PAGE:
A Garda investigation is underway after a drone sighting at Dublin Airport forced the suspension of all flights for a brief period on Thursday.
The drone was reported to air traffic control and the Irish Aviation Authority (IAA) by a pilot taxiing along the runway at 11.30am and the authority immediately ordered the suspension of all flights into and out of the airport.
"Once the confirmed sighting was reported set protocols kicked in," DAA spokeswoman Siobhán O'Donnell said. "Safety was paramount because a drone striking an aircraft can have a catastrophic affect."
Ms O’Donnell said once flights were suspended DAA’s emergency services worked in conjunction with other State agencies to establish the level of risk.
Three flights had to be diverted away from the airport as a result of the suspension with two going to Belfast a third plane diverted to Shannon.
When no further sightings were reported, flight operations resumed after around 30 minutes with flight schedules quickly returning to normal.
It is the first time Dublin Airport has been closed as a result of drone activity.
“This is something we would take very seriously and we will be carrying out an immediate review and will actively be involved in a wider review involving other State agencies,” Ms O’Donnell said.
It is illegal to fly a drone within 5km of Dublin Airport or any controlled airspace and any drone which is heavier than 1kg must be registered with the IAA.
A Garda spokesman said an investigation was underway into the sighting and that no arrests had been made.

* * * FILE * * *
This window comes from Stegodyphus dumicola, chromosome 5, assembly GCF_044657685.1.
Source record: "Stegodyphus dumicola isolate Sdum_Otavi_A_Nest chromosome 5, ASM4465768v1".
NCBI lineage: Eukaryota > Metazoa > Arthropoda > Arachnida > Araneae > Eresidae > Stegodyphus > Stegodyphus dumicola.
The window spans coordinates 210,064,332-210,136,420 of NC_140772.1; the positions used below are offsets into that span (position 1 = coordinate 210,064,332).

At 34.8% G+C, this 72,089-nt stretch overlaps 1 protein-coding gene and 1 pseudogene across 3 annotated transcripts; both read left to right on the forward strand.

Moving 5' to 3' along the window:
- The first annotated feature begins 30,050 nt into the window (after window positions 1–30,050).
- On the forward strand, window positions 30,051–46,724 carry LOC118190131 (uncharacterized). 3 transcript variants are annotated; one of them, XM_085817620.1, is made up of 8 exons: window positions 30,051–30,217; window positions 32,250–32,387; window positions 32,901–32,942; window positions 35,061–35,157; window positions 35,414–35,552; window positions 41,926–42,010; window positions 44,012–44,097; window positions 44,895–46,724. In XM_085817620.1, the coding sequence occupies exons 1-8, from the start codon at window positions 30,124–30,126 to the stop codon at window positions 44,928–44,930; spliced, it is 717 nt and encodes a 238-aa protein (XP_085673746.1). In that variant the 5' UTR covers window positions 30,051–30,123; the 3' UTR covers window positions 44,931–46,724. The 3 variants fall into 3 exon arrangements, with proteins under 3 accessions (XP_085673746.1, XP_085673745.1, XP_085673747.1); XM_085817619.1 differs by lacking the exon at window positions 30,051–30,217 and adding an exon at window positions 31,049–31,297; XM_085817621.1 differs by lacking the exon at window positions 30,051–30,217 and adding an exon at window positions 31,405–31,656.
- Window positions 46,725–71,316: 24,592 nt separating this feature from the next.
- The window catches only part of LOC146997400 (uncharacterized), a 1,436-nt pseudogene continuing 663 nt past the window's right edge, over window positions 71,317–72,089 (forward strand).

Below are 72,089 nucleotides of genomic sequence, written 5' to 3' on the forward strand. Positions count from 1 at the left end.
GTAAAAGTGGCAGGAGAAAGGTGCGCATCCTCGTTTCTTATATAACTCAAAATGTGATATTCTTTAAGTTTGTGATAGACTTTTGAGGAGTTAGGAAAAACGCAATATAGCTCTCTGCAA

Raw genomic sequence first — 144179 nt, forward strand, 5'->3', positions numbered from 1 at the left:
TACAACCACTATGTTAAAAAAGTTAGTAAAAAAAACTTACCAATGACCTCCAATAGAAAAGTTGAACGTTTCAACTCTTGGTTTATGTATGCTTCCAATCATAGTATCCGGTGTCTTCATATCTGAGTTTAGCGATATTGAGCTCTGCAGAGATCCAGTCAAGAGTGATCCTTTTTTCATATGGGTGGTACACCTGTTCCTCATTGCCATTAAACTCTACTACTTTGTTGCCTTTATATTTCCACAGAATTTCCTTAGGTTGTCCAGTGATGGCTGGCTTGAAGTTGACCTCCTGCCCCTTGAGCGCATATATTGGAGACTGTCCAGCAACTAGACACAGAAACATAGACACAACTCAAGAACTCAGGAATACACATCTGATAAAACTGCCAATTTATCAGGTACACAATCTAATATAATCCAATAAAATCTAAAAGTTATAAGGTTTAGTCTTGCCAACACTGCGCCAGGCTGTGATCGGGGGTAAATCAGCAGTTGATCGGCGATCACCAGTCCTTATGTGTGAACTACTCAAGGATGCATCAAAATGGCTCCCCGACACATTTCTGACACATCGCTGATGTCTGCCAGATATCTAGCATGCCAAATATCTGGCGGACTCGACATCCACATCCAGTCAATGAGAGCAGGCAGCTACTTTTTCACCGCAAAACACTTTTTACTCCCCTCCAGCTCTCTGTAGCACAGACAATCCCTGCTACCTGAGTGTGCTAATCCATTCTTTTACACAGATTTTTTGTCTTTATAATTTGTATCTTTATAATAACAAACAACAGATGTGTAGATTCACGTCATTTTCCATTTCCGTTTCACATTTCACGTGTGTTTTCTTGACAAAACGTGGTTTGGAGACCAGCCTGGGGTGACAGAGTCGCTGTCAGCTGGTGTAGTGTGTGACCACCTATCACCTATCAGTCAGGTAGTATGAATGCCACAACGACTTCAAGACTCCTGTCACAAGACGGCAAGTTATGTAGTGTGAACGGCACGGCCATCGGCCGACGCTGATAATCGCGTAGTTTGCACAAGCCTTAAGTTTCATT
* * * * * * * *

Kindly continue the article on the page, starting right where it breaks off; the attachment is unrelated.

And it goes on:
Tánaiste Simon Coveney told the Dáil that the Minister for Transport Shane Ross had given a commitment to look into the matter and to "ensure that an appropriate response is put in place".
"I don't think we should pretend that Ireland should be immune from challenges that are very difficult to deal with from a technical point of view," Mr Coveney said. "There are sophisticated airports in some very well resourced countries that haven't been able to deal with this issue easily, in the US and UK most recently."
Drones were discussed in January at a meeting of the National Civil Aviation Threat and Risk Group - which includes representatives of the Garda, Defence Forces, officials from the departments of transport, justice and foreign affairs, the Irish Aviation Authority, and the State's airports.
The meeting was convened in the wake of drone sightings which caused travel chaos at Gatwick in the run up to Christmas. Around 1,000 flights were cancelled over three days with 140,000 passengers affected as a result of the incident.
Fianna Fáil's technology spokesman James Lawless called on the Government to immediately progress the Small Unmanned Aircraft (Drones) Bill 2017, which is currently at second stage in the Dáil.
“This morning’s disruption at Dublin Airport demonstrates the urgent need for my legislation to be progressed,” he said. “Thankfully the disruption was kept to a minimum but who knows what will happen next.”
He said other jurisdictions had responded rapidly to the emerging threats such as in the UK where they are granting more powers to police forces to intercept drones and their operators, or Canada, where emergency legislation has been passed since Christmas.
“It’s time the Government stepped up to the plate. Drones are freely available and largely untraceable. They are available without age restrictions or registration,” he said.